I used this for my appliqued flower onto some rather beautiful background I'd been sent as treasure(thank you Val). It's her foiled fabric paper and was the perfect colour and texture.
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Monday, 18 August 2008

Festival of Quilts

Like many of you out there, a trip to the Festival was the highlight of the weekend. Sharing it with a like minded friend was a brucie bonus. It was certainly a visual feast with something for everyone interested in Quilting and Textile Art. Will take a long time to digest all that my eyes feasted on. Three treasured purchases pictured above! The Stitching to Dye is by C.June Barnes, an Artist I have admired for some time and waited patiently for the release of her book,(very excited). The other two are by the talented trio, Leslie Morgan, Claire Benn and Jane Dunnewold. I spent some time in the Virtual Studio watching and talking to Leslie Morgan, who was by the way wonderfully generous with information, got so excited by all going on i started to drool!!! Intend to savour these purchases and more importantly explore their content fully in the coming months.
Have been creatively idle for the last few weeks combination of life and work(enjoyable just not creative) it's set to continue for a few more but will be active again very soon. Always good to have something to look forward to!
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Tuesday, 5 August 2008

....part two!

The second "project" of my weekend was this book! A few years ago, my mum in law bought me two wonderful books on "Bookmaking" and to date. I'm ashamed to say, hadn't explored them. Well now I have and am HOOKED!
The photographs are a little out of order but am not IT literate enough to rectify this on my own and my daughter's in bed!
Picture number 1 is of papers I painted and/or stamped with a selection of pre-cut and handmade stamps. Number 2 is the front cover of the completed book, number 3, the inside of the completed book and finally number 4 the back and fron inside cover.
I mixed a few bookmaking ideas included in the book(Textbook), (very confusing too many book references!) just to make things interesting(hard) and challenging! Learned a few valuable lessons as well.
I included a few stitched pockets on some of the pages and some accordian folded pages which aren't clear from the photographs. There were 4 sections(signatures in bookmaking terms, now i am one!) each with a decorated paper spine. In the photo number 2 it's the paper you can see where the tassel is attached.
Better get cracking on some more as i think they'll make really nice gifts for christmas.(not sure in which year!)

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Busy, fun filled, weekend....

What a busy weekend I had! Went to stay with a friend(Mandi) and we managed to try out Rust Dyeing as described in detail by Lynda (Purplemissus Blog) using Caustic soda, teabags and ferrous sulphate. Here are just a few snaps of my wonderful uncontrollable results. Due to inclement weather we were forced to do it inside with windows and doors open i hasten to add but the aroma isn't terribly pleasant i have to say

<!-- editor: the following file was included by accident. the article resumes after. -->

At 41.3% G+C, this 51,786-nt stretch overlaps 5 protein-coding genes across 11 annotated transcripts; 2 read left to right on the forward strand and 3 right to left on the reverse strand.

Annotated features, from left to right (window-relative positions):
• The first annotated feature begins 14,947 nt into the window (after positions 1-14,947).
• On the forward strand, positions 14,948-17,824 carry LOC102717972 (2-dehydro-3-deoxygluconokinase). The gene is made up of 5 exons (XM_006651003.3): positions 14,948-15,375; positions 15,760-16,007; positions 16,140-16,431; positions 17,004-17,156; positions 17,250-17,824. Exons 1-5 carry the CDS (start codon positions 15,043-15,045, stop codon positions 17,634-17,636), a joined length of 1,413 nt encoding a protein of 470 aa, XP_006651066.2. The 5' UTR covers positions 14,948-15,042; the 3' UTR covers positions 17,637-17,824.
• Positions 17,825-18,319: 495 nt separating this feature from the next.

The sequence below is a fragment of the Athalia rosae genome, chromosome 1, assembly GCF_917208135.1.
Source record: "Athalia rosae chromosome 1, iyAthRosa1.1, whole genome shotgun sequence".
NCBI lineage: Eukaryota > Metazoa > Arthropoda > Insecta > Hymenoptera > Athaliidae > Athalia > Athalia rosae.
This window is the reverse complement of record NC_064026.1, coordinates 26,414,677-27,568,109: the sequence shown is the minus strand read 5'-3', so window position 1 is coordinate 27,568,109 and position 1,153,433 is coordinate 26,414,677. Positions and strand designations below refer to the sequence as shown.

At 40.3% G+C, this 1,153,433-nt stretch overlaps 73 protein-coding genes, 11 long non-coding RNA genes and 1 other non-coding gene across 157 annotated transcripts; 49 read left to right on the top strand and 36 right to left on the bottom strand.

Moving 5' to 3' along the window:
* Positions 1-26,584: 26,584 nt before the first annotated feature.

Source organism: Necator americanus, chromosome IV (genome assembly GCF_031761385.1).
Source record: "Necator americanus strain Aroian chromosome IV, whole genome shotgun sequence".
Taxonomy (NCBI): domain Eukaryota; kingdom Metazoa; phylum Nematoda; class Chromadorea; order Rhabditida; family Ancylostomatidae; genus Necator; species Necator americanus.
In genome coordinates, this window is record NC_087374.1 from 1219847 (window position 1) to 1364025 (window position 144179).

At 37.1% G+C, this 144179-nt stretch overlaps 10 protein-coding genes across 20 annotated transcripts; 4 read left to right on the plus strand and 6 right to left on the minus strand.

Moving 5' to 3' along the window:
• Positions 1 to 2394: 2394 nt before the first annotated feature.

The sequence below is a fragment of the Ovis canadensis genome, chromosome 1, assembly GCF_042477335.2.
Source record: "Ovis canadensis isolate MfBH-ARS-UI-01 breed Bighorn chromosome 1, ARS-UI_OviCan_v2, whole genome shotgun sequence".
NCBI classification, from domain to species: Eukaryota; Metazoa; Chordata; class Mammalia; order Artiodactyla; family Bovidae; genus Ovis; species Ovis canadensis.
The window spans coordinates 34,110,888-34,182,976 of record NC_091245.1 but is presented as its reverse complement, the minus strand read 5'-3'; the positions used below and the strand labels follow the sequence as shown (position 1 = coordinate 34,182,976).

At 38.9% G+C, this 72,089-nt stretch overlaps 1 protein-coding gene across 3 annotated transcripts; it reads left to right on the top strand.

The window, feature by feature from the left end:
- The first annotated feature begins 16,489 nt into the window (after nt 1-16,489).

The first photo is one of fabric that was pre soaked in a washing soda solution prior to dunking. As you can see the russet tones are really vibrant. The second photo is of a selection of handmade papers and vilene plus a rather nice paper towel courtesy of Premier Lodge, many thanks! The final one is of fabric thats been pre-soaked in a vinegar solution, Lynda suggests white vinegar but ours was half white and half malt as that was all we had and can be very resourceful, not sure if it makes a difference.
I much prefer the "latte" colours of the paper and vinegar soaked fabrics. Thanks Lynda for fab tuition we had great time.
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Thursday, 24 July 2008

Next Stage...

Have printed onto the patchwork pieces from previous post using the same foam stamp blocks used on my last printing binge.
The un-pieced anemone printed fabric was a pink and white check commercial cloth that went into the same dyebath as the pieced one. Am quite pleased with the results. Now what to do with them....
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Sunday, 20 July 2008

A bit of Patchwork.

Continuing my quest to create a "fabric paper" look from fabric alone so decided to piece some commercial print fabrics together, just using gently curved strips. The small piece in the corner and thin strip are what they looked like prior to being dunked in the dyebaths. None of the fabrics had been pre-washed, well i was on a roll! Think that may be why I ended up with a rather patchy look. Now i need to consider the next stage..... printing i think. Am trying to be really disciplined colour wise so I end up with a "stash" of farics that i can use togethe rather than a random "whatever takes your fancy" colour theme. Althought the top piece isn't quite what i had in mind that will teach me to write down previously used colours when dyeing a particular piece!!!